Weighing in on everything from avocados to Zimbabwe

Weighing in on everything from avocados to Zimbabwe

Negotiating a Statistical Career, Part 2

posted by Leila Z. on ,

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Last week's session on negotiation in a statistical career covered a broad range of situations in which negotiations skills might come in handy. The four panelists -- Nandini Kannan (UT San Antonio), David Madigan (Columbia), Nancy Reid (UToronto), and Kelly Zou (Pfizer) -- brought a wealth of experience in both academia and industry to the discussion. I summarized the first part of the session, about negotiating an initial salary, here. The remainder of the session took the form of scenarios posed by the moderator, Paula Roberson (UArkansas for Medical Sciences), in which negotiation might be needed.

Scenario 1: Negotiating pausing the tenure clock. This scenario can apply either to having children or to taking care of an elderly parent. Some institutions have formal agreements already in place with respect to the tenure clock, but if not, you might need to negotiate. In general, the same advice as for salary negotiations applies: just ask, and don't worry about figuring out if you'll get it or not. NR commented that it's the university's job (and in their best interest) to make sure that you can do your job well. Plus, she says, everyone wants women on their statistics faculty -- and if they don't, come to Canada! :) (NB: one special situation to note is that in Canada, if you take your first job just before finishing your thesis, the first year does not count against the tenure clock.)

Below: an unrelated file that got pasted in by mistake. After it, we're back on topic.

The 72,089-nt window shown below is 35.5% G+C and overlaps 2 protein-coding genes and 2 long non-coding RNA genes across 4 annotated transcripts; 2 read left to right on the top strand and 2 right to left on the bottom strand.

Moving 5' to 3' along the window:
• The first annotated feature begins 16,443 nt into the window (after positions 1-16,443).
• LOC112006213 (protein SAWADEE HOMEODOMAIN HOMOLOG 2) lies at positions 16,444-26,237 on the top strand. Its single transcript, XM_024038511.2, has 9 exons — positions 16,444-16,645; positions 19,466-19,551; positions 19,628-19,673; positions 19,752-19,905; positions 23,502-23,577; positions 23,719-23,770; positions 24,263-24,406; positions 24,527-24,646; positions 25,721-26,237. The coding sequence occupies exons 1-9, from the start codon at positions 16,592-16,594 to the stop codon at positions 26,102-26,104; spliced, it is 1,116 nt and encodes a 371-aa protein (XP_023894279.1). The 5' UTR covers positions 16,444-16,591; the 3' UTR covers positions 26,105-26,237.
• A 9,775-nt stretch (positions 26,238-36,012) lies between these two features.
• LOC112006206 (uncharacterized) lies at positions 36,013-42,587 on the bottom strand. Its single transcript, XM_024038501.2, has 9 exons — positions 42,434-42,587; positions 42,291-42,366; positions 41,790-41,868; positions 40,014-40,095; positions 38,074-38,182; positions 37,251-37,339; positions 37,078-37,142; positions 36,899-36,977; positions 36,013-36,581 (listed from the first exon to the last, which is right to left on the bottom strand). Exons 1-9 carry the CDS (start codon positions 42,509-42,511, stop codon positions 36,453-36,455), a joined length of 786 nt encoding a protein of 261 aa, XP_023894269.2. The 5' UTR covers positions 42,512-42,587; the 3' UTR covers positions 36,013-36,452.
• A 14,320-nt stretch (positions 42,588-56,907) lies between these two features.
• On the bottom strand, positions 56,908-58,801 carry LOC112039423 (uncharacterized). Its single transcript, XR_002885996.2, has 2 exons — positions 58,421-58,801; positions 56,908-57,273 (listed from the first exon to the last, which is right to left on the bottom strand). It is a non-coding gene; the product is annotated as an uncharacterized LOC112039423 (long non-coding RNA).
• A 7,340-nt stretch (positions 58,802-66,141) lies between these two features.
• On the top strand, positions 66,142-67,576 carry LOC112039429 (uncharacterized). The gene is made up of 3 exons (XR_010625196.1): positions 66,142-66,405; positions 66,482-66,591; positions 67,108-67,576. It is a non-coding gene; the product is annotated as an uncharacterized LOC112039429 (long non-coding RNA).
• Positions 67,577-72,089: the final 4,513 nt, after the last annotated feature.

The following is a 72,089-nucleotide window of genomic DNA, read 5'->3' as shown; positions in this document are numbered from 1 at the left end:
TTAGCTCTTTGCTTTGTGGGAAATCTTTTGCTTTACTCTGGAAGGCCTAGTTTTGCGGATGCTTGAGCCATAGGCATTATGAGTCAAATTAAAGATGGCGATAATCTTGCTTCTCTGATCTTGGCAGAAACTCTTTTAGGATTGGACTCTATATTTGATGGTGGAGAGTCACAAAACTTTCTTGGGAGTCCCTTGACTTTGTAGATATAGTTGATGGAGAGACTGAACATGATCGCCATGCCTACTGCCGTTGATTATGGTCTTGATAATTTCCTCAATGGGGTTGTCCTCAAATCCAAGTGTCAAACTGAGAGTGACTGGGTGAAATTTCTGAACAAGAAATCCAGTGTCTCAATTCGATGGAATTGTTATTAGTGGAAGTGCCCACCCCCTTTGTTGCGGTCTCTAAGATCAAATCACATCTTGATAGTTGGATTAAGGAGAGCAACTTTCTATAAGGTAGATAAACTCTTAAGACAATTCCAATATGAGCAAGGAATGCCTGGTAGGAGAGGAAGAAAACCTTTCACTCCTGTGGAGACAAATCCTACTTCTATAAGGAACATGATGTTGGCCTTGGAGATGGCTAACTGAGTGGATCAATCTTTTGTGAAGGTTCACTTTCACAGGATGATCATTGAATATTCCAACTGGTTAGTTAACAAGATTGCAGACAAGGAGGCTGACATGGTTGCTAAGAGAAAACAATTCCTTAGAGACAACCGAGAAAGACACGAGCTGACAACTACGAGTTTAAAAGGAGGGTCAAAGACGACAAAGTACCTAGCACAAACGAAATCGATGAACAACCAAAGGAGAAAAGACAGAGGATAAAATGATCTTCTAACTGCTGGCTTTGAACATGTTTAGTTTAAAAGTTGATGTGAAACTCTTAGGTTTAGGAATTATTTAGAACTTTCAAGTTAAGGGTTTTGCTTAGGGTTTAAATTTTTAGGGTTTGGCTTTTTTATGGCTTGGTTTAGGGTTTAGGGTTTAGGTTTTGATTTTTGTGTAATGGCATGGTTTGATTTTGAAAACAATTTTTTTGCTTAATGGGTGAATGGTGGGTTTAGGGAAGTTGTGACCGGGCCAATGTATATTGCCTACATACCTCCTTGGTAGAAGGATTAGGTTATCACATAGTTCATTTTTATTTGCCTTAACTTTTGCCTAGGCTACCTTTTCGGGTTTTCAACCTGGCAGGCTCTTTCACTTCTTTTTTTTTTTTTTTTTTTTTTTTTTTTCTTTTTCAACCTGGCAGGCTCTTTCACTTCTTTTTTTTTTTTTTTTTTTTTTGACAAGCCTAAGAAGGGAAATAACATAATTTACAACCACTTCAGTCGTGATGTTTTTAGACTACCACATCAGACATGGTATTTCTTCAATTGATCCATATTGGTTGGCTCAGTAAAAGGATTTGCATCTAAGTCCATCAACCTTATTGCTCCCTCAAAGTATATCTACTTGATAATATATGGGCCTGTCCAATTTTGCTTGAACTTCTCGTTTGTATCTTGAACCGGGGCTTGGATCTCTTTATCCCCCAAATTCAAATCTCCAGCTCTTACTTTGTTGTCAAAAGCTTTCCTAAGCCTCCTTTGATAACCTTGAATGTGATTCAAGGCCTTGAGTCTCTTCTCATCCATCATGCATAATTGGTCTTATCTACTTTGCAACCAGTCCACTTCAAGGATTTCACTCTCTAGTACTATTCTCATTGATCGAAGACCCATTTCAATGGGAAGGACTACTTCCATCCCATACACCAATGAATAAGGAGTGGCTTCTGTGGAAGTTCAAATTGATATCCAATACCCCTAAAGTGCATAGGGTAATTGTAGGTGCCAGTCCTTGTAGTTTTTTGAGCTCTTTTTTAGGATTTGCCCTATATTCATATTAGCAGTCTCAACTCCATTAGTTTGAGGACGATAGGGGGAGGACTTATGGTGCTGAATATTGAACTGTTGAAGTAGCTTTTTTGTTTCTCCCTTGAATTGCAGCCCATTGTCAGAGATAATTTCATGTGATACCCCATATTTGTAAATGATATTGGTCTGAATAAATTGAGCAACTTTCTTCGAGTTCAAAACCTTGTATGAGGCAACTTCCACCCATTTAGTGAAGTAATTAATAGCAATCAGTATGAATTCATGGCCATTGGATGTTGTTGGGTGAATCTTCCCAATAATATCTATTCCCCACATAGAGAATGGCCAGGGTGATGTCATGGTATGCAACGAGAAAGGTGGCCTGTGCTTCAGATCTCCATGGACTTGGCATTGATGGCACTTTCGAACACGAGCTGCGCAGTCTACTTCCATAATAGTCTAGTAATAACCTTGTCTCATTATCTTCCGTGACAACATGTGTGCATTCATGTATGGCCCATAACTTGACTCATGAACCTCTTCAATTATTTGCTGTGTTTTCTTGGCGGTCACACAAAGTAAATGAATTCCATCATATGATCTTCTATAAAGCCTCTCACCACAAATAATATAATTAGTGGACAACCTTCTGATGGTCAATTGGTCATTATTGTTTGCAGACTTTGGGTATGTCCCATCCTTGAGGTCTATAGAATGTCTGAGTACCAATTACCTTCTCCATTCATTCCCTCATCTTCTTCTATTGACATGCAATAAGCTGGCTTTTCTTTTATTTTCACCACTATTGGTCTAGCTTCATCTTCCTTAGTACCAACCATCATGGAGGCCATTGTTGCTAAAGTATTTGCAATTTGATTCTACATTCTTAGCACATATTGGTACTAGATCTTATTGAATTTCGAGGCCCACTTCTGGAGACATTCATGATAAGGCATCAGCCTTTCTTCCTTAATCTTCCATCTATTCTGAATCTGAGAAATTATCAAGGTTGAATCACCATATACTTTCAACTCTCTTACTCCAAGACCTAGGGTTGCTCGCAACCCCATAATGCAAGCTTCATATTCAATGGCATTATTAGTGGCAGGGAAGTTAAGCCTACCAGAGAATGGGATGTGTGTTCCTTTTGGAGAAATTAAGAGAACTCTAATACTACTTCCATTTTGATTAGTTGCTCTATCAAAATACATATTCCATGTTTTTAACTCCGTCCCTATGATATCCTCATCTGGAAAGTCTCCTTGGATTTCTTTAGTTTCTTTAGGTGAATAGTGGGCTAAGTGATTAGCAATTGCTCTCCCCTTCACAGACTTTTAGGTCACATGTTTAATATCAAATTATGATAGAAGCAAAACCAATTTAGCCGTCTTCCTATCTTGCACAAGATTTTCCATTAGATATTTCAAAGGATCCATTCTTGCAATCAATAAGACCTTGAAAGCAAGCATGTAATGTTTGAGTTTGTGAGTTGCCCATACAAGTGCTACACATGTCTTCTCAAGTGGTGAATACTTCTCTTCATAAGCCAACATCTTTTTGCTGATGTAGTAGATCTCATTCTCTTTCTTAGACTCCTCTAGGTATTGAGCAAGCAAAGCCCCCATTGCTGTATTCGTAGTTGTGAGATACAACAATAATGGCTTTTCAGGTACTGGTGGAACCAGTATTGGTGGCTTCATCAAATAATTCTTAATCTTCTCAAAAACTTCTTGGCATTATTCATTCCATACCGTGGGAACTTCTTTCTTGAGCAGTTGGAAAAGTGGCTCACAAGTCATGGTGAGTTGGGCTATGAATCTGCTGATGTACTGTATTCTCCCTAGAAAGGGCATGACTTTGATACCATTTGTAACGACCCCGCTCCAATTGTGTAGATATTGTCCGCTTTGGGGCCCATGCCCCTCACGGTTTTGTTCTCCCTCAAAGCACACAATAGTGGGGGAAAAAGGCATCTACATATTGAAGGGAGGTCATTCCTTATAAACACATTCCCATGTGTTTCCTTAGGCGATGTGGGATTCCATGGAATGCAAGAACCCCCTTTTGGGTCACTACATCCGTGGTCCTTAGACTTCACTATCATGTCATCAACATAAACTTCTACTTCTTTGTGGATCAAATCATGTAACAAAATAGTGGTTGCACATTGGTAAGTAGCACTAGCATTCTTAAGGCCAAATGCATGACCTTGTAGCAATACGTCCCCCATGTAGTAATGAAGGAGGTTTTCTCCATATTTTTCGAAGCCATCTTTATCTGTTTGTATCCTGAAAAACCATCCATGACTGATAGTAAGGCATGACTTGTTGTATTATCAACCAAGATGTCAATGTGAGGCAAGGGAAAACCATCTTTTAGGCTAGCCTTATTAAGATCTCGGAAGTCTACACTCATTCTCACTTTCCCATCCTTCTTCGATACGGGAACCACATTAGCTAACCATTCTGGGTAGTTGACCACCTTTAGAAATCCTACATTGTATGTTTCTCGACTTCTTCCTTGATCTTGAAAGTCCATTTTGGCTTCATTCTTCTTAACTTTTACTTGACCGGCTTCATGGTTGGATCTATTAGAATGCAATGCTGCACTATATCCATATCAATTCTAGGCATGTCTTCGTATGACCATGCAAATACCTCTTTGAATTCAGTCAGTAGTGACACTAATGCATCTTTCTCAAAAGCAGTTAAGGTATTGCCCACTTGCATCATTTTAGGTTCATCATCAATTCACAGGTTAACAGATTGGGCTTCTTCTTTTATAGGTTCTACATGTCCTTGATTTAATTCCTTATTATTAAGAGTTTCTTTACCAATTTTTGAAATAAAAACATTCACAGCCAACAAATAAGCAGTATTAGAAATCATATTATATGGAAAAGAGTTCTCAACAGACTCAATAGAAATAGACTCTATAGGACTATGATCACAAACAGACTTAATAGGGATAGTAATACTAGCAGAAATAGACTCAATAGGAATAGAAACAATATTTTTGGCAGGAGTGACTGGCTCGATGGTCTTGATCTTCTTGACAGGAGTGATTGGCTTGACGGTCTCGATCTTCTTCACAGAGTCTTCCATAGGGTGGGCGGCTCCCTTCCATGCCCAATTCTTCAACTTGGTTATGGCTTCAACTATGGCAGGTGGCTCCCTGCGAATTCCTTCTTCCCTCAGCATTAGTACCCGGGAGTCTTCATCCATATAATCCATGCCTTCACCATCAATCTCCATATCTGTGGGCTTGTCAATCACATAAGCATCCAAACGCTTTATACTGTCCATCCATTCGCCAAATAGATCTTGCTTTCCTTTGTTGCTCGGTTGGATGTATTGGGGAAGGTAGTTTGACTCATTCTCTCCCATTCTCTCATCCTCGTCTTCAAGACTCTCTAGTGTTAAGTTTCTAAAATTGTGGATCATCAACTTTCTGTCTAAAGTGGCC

DM also shared the experience of having an incoming faculty member negotiating to come up for tenure early. Don't do this! You are only negotiating against yourself. If you are successful early, go up for tenure early, but don’t negotiate it into your contract at the outset.